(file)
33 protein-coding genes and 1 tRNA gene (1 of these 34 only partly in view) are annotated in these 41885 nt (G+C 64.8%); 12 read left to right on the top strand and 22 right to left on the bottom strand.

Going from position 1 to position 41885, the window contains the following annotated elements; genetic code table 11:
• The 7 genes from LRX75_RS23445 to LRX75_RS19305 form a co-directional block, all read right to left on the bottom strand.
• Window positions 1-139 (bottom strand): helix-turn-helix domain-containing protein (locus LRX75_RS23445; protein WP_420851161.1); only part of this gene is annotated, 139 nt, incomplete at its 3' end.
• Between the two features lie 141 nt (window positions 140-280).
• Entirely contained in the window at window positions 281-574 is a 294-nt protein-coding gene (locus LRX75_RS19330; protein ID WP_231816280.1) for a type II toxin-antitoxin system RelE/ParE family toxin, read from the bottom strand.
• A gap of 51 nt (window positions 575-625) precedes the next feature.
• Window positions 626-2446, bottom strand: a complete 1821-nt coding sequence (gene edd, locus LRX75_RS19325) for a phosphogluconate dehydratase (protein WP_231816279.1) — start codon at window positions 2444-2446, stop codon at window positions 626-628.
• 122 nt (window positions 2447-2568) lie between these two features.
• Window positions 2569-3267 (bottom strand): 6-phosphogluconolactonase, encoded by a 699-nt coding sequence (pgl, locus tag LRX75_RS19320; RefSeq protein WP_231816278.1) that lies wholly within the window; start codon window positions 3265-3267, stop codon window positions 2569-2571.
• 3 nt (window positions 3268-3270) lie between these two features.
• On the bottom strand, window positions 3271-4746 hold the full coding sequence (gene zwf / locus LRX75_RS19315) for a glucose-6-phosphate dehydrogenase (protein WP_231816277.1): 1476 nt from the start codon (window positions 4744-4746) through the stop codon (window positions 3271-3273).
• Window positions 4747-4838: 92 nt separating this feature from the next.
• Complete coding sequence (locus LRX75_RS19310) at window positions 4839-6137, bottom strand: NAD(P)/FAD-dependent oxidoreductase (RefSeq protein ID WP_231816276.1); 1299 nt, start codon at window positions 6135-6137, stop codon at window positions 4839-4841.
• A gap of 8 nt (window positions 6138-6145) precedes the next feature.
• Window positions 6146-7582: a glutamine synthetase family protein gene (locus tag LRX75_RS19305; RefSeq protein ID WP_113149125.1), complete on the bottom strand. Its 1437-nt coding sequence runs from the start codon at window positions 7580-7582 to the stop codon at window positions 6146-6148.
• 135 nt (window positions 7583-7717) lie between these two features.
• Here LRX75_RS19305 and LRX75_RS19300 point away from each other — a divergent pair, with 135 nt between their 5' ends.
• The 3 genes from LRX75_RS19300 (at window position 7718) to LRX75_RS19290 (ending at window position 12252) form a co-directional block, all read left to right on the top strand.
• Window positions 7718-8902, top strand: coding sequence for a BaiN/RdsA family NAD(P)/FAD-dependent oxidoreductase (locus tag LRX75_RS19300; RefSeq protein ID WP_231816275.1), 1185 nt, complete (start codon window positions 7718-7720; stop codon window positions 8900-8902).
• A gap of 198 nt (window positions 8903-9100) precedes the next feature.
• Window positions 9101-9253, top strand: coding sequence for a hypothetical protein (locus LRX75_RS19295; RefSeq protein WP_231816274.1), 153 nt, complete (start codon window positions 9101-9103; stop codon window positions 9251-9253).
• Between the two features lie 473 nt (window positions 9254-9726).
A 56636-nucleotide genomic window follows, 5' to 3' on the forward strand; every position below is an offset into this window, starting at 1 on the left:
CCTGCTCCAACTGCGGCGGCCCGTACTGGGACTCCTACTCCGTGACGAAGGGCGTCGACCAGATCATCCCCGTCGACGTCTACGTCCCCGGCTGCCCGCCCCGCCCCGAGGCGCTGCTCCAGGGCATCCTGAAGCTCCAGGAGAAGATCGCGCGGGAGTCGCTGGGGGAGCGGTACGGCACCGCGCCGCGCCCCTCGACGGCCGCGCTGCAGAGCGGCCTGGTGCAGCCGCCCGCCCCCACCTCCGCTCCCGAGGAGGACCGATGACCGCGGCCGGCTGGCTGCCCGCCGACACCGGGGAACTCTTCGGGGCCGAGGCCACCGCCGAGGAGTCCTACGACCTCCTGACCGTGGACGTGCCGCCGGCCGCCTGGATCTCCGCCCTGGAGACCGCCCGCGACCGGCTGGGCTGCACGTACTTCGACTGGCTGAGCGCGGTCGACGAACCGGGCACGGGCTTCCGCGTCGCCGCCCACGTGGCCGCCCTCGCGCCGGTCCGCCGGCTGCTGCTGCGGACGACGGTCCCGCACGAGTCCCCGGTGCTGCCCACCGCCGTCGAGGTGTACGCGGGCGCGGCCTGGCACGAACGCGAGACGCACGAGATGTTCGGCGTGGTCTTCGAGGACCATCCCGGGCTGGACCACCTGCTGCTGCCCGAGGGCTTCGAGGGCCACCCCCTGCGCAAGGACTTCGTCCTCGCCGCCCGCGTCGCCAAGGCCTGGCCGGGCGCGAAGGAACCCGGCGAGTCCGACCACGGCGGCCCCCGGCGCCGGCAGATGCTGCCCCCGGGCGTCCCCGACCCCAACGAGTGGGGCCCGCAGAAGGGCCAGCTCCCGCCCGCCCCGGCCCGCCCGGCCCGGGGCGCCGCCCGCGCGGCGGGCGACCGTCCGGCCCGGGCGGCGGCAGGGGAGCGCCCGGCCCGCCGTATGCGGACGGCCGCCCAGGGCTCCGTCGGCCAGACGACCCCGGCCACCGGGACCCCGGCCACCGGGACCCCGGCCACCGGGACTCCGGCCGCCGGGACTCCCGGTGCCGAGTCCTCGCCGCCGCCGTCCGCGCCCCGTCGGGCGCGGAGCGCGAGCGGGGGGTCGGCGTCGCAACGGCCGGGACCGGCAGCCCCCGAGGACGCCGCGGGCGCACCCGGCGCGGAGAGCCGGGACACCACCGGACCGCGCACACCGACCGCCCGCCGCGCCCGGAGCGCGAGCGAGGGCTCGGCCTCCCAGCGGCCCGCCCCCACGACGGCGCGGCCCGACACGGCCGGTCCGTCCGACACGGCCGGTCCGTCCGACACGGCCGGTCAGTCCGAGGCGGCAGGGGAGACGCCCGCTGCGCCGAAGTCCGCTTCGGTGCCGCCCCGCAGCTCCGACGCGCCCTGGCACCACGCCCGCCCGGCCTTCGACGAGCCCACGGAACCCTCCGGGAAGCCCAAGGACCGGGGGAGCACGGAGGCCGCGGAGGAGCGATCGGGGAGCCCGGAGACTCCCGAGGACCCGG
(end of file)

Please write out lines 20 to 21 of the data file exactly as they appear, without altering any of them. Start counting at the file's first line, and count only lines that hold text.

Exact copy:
• Window positions 7718-8902, top strand: coding sequence for a BaiN/RdsA family NAD(P)/FAD-dependent oxidoreductase (locus tag LRX75_RS19300; RefSeq protein ID WP_231816275.1), 1185 nt, complete (start codon window positions 7718-7720; stop codon window positions 8900-8902).
• A gap of 198 nt (window positions 8903-9100) precedes the next feature.